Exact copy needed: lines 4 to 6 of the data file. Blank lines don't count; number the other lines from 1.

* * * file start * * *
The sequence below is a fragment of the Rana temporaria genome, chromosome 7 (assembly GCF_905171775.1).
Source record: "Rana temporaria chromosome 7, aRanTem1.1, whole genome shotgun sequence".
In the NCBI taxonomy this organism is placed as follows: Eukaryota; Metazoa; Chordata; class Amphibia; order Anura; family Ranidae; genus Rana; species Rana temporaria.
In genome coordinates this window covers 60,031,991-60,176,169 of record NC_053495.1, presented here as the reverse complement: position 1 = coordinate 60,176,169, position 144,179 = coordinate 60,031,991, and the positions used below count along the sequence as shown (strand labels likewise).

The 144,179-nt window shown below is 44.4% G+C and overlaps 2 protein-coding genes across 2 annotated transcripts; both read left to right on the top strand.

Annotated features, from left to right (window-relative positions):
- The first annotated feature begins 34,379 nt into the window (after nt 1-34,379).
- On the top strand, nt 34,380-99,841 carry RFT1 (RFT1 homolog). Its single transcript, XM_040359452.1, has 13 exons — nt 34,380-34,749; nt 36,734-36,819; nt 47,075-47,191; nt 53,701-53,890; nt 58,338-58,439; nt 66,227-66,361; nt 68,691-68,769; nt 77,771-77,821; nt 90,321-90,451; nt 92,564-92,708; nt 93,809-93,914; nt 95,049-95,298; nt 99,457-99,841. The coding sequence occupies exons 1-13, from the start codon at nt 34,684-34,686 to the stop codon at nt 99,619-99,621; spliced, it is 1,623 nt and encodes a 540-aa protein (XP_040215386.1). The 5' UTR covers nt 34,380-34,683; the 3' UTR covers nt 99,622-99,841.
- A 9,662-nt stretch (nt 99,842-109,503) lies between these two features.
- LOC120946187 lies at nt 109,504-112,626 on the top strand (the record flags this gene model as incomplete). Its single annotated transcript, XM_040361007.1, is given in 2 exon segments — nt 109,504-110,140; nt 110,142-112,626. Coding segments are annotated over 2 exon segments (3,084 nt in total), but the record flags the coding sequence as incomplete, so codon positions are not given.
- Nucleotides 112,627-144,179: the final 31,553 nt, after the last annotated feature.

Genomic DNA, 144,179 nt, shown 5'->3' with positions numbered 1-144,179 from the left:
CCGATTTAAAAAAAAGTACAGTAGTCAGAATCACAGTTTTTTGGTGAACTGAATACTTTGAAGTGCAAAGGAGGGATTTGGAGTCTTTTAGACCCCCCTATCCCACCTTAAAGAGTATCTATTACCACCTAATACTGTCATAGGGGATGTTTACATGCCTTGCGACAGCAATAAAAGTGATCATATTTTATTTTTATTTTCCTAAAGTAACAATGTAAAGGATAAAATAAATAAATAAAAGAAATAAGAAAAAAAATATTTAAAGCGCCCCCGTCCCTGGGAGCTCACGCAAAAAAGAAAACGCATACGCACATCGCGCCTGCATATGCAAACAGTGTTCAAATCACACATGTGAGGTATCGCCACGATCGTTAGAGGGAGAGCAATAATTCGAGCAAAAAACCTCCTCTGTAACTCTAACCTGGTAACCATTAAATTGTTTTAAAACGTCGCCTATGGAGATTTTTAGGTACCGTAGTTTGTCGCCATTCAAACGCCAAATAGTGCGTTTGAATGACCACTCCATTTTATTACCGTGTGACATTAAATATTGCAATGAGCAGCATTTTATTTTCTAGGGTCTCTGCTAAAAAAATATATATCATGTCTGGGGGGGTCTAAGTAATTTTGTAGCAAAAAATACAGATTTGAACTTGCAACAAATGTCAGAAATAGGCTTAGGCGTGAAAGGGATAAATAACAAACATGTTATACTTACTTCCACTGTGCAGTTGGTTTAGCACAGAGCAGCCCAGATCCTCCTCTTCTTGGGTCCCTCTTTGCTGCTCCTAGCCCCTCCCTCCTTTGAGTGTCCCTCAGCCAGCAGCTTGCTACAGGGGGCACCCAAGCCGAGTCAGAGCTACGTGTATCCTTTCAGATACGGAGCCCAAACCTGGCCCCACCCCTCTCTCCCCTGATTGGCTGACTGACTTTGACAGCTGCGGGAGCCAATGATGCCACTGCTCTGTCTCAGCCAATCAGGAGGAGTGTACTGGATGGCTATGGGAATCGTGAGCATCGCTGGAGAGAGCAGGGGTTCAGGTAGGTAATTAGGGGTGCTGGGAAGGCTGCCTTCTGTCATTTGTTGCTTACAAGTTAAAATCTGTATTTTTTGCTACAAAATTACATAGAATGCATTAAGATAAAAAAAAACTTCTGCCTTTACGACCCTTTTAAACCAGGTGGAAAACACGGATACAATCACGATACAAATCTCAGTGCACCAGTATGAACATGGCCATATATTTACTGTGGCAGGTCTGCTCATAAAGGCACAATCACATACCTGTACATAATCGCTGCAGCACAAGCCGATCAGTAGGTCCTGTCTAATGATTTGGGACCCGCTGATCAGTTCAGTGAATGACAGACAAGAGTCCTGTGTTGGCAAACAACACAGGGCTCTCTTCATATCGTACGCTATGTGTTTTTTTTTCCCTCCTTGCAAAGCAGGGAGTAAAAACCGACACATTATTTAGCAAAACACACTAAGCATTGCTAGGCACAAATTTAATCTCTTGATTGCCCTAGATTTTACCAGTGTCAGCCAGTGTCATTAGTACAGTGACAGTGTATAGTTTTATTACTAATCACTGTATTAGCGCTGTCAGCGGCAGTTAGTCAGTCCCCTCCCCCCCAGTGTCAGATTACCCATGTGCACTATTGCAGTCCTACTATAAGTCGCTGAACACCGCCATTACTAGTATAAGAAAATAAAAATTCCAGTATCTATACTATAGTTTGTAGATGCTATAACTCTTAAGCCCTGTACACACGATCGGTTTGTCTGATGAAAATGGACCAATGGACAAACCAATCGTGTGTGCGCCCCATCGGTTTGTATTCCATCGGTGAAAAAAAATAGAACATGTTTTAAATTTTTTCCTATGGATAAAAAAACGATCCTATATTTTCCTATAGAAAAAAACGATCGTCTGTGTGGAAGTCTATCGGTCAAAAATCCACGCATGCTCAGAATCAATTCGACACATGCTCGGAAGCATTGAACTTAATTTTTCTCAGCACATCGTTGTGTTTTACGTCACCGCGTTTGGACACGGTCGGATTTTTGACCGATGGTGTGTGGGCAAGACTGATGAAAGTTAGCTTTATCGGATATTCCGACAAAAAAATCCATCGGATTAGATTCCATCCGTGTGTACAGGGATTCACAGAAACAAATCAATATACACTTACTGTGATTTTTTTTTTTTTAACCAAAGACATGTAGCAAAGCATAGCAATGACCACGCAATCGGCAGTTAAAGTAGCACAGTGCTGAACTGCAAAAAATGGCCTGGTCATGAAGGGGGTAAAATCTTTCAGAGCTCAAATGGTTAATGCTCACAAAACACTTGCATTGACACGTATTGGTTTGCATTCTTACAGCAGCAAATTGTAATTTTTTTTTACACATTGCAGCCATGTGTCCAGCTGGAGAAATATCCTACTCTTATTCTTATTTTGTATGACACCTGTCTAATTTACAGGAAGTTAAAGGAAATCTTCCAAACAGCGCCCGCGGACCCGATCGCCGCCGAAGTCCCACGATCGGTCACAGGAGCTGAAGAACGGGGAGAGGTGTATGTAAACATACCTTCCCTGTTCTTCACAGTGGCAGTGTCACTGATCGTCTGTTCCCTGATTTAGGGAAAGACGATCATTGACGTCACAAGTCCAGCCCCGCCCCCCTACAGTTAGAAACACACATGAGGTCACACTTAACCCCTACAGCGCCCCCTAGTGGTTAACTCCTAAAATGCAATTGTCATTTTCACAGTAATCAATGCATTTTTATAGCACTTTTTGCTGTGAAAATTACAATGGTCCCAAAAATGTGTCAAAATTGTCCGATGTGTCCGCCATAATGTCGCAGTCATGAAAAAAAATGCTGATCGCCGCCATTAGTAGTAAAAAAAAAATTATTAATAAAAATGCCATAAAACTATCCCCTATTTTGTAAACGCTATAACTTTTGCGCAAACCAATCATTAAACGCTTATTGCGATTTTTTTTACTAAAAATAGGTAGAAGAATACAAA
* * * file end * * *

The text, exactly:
In genome coordinates this window covers 60,031,991-60,176,169 of record NC_053495.1, presented here as the reverse complement: position 1 = coordinate 60,176,169, position 144,179 = coordinate 60,031,991, and the positions used below count along the sequence as shown (strand labels likewise).

The 144,179-nt window shown below is 44.4% G+C and overlaps 2 protein-coding genes across 2 annotated transcripts; both read left to right on the top strand.

Annotated features, from left to right (window-relative positions):